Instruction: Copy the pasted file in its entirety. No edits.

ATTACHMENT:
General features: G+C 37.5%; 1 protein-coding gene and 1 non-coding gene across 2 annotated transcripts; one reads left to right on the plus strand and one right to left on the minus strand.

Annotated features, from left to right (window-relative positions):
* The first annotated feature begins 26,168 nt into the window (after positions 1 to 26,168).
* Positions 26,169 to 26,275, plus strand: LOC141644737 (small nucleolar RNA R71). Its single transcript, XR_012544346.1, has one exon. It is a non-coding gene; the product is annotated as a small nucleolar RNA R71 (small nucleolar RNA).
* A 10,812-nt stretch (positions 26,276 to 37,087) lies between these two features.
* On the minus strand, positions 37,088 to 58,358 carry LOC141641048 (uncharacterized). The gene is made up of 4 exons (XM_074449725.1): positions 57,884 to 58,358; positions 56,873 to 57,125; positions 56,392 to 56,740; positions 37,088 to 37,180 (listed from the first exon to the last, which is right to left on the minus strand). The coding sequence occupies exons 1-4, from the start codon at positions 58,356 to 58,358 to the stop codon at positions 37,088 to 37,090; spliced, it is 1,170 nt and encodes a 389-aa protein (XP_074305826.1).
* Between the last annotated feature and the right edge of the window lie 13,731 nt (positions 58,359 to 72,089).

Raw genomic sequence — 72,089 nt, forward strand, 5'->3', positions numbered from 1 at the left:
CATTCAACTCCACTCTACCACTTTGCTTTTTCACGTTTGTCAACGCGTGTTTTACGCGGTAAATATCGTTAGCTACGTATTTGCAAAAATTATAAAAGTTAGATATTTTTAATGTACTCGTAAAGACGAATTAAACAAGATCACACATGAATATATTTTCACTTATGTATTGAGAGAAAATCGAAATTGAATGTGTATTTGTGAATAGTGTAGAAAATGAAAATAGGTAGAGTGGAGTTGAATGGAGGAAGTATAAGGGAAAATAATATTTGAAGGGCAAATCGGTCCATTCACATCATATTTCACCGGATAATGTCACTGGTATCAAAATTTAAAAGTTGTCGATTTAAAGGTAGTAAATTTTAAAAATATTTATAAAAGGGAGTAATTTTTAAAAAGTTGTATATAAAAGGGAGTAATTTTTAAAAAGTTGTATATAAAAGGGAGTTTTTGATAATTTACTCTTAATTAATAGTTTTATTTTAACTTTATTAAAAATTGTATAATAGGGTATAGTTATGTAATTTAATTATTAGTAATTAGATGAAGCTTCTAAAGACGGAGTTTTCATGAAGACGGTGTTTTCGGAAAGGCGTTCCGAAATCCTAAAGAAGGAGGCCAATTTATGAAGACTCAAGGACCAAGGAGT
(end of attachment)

General features: G+C 37.5%; 1 protein-coding gene and 1 non-coding gene across 2 annotated transcripts; one reads left to right on the plus strand and one right to left on the minus strand.

Annotated features, from left to right (window-relative positions):
* The first annotated feature begins 26,168 nt into the window (after positions 1 to 26,168).
* Positions 26,169 to 26,275, plus strand: LOC141644737 (small nucleolar RNA R71). Its single transcript, XR_012544346.1, has one exon. It is a non-coding gene; the product is annotated as a small nucleolar RNA R71 (small nucleolar RNA).
* A 10,812-nt stretch (positions 26,276 to 37,087) lies between these two features.
* On the minus strand, positions 37,088 to 58,358 carry LOC141641048 (uncharacterized). The gene is made up of 4 exons (XM_074449725.1): positions 57,884 to 58,358; positions 56,873 to 57,125; positions 56,392 to 56,740; positions 37,088 to 37,180 (listed from the first exon to the last, which is right to left on the minus strand). The coding sequence occupies exons 1-4, from the start codon at positions 58,356 to 58,358 to the stop codon at positions 37,088 to 37,090; spliced, it is 1,170 nt and encodes a 389-aa protein (XP_074305826.1).
* Between the last annotated feature and the right edge of the window lie 13,731 nt (positions 58,359 to 72,089).

Raw genomic sequence — 72,089 nt, forward strand, 5'->3', positions numbered from 1 at the left:
CATTCAACTCCACTCTACCACTTTGCTTTTTCACGTTTGTCAACGCGTGTTTTACGCGGTAAATATCGTTAGCTACGTATTTGCAAAAATTATAAAAGTTAGATATTTTTAATGTACTCGTAAAGACGAATTAAACAAGATCACACATGAATATATTTTCACTTATGTATTGAGAGAAAATCGAAATTGAATGTGTATTTGTGAATAGTGTAGAAAATGAAAATAGGTAGAGTGGAGTTGAATGGAGGAAGTATAAGGGAAAATAATATTTGAAGGGCAAATCGGTCCATTCACATCATATTTCACCGGATAATGTCACTGGTATCAAAATTTAAAAGTTGTCGATTTAAAGGTAGTAAATTTTAAAAATATTTATAAAAGGGAGTAATTTTTAAAAAGTTGTATATAAAAGGGAGTAATTTTTAAAAAGTTGTATATAAAAGGGAGTTTTTGATAATTTACTCTTAATTAATAGTTTTATTTTAACTTTATTAAAAATTGTATAATAGGGTATAGTTATGTAATTTAATTATTAGTAATTAGATGAAGCTTCTAAAGACGGAGTTTTCATGAAGACGGTGTTTTCGGAAAGGCGTTCCGAAATCCTAAAGAAGGAGGCCAATTTATGAAGACTCAAGGACCAAGGAGT